DUBAI, Aug 7 (Reuters) – Qatar Navigation (Milaha), a top Doha-based shipping and logistics group, said it was shifting its regional trans-shipment hub from Dubai to the Omani port of Sohar after a diplomatic crisis in the region disrupted Qatar’s trade.
Milaha is setting up a warehousing and logistics operation at Sohar, on Oman’s northern coast, and is exploring other opportunities to expand in that country, the company said on Monday.
The plan suggests Qatar is making long-term preparations to cope with sanctions imposed by Saudi Arabia, the United Arab Emirates, Bahrain and Egypt, which cut diplomatic and transport ties on June 5, accusing Doha of backing terrorism.
The sanctions closed Saudi Arabia’s land border with Qatar and also ended direct shipping links between Doha and Dubai’s Jebel Ali port, the region’s main trans-shipment centre.
As a result, Qatar’s imports shrank by more than a third in June and some of its exports, excluding shipments of liquefied natural gas (LNG), were delayed.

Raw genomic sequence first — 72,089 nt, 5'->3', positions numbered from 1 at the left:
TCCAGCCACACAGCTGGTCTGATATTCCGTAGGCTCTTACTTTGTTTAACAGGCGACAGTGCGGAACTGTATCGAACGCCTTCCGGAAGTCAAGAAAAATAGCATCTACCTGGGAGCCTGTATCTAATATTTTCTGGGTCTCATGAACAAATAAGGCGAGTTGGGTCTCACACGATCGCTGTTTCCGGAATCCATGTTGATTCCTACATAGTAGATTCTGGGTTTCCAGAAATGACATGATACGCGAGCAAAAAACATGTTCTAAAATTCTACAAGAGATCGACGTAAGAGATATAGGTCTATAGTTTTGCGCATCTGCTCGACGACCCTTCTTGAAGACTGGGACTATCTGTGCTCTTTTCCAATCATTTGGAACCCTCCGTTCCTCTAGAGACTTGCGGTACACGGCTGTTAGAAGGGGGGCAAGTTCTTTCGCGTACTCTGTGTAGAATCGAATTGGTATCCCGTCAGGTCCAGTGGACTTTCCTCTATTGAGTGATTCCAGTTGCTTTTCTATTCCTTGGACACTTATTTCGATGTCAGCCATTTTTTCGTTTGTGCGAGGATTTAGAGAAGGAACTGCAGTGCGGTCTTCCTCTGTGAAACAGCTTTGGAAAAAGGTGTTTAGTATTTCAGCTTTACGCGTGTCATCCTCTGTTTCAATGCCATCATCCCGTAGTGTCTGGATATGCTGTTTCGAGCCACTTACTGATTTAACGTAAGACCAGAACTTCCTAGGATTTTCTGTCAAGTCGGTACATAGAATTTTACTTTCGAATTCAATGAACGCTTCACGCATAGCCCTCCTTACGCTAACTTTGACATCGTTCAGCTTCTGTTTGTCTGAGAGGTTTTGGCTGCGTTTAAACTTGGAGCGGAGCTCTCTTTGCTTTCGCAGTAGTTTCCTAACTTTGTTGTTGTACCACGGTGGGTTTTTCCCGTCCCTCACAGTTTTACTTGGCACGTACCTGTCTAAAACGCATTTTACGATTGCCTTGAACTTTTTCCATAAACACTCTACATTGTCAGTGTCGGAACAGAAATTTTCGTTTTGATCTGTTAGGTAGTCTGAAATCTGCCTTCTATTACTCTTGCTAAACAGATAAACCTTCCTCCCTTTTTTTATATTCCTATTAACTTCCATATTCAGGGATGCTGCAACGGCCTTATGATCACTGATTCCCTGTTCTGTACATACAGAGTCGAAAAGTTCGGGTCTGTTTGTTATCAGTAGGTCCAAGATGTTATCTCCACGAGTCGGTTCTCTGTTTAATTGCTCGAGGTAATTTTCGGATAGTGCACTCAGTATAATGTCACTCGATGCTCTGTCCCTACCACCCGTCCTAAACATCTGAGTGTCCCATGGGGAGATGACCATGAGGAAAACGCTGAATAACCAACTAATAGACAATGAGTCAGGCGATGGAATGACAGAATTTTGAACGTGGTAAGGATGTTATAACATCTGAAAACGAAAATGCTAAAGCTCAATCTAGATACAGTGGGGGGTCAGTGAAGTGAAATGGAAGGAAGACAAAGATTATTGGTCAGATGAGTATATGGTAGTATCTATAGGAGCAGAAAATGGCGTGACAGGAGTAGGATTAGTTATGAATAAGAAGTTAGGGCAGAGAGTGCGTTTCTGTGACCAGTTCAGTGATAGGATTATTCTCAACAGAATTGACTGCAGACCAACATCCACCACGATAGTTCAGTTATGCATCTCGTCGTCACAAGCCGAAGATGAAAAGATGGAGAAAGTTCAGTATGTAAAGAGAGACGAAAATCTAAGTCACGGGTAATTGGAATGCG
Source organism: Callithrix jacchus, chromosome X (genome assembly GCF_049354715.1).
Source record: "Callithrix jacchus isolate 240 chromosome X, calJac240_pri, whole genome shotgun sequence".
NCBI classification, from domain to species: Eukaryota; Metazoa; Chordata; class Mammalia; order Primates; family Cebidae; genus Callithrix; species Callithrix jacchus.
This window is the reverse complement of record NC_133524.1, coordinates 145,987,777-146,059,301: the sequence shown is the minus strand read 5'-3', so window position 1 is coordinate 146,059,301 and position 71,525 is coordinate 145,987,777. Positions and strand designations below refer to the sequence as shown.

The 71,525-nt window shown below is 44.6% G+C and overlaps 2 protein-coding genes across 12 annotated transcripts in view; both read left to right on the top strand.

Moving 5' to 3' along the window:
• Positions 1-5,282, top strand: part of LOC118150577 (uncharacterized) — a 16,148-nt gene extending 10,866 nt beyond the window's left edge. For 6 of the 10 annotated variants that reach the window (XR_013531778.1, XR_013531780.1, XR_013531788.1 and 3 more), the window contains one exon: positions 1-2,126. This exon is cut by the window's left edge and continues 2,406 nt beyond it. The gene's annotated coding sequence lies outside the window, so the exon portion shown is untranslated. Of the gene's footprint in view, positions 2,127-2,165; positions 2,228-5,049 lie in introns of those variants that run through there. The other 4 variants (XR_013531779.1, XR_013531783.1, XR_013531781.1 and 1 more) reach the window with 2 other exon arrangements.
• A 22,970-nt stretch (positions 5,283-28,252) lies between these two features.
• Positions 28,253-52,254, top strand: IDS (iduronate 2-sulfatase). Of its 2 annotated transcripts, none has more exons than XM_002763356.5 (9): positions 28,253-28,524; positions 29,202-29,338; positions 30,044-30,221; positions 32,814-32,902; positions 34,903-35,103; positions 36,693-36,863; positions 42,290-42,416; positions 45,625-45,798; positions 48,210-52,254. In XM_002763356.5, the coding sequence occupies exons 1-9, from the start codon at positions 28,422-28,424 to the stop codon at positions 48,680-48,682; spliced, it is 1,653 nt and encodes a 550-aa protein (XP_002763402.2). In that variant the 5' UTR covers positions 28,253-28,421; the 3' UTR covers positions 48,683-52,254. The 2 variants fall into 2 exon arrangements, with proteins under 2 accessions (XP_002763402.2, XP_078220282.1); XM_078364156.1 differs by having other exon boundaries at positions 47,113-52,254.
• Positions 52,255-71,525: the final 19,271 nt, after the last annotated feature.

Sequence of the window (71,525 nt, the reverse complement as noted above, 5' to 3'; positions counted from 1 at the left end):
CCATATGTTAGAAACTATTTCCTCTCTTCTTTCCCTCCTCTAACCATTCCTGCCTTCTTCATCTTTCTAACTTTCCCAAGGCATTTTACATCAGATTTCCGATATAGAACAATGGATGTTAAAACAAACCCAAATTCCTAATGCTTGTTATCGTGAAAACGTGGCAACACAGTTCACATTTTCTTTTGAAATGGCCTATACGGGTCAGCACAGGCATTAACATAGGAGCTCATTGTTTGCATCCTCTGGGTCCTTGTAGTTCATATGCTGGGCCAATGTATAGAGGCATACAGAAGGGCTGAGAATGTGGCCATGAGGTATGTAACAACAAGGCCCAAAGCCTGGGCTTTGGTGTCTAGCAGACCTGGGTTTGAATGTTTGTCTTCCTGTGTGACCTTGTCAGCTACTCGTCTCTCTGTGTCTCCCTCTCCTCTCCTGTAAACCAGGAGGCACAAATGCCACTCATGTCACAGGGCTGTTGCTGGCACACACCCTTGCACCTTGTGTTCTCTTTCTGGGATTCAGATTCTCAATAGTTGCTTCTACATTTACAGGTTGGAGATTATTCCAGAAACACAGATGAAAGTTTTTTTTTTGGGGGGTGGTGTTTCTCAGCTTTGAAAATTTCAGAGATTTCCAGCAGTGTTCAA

In the days after the crisis erupted, shippers including Milaha developed new routes to Qatar via Oman, which has stayed neutral in the dispute, and other countries. Milaha’s statement on Monday indicated it was now making long-term arrangements to handle Qatar’s trade without relying on Jebel Ali.
Qatar denies that it supports terrorism and there has been no clear sign of a resolution to the diplomatic dispute, with one senior UAE official suggesting Doha could remain isolated for years.
Milaha’s logistics base in Oman will increase companies’ options to access the Qatari market, the shipping firm said, adding that it currently called at two Omani ports, Sohar and Salalah, and was considering a further expansion of services.
Companies can also use three Indian ports served by Milaha – Nhava Sheva, Mundra and Kandla – as trans-shipment hubs for trade with Qatar, it added. (Reporting by Andrew Torchia, editing by Pritha Sarkar)
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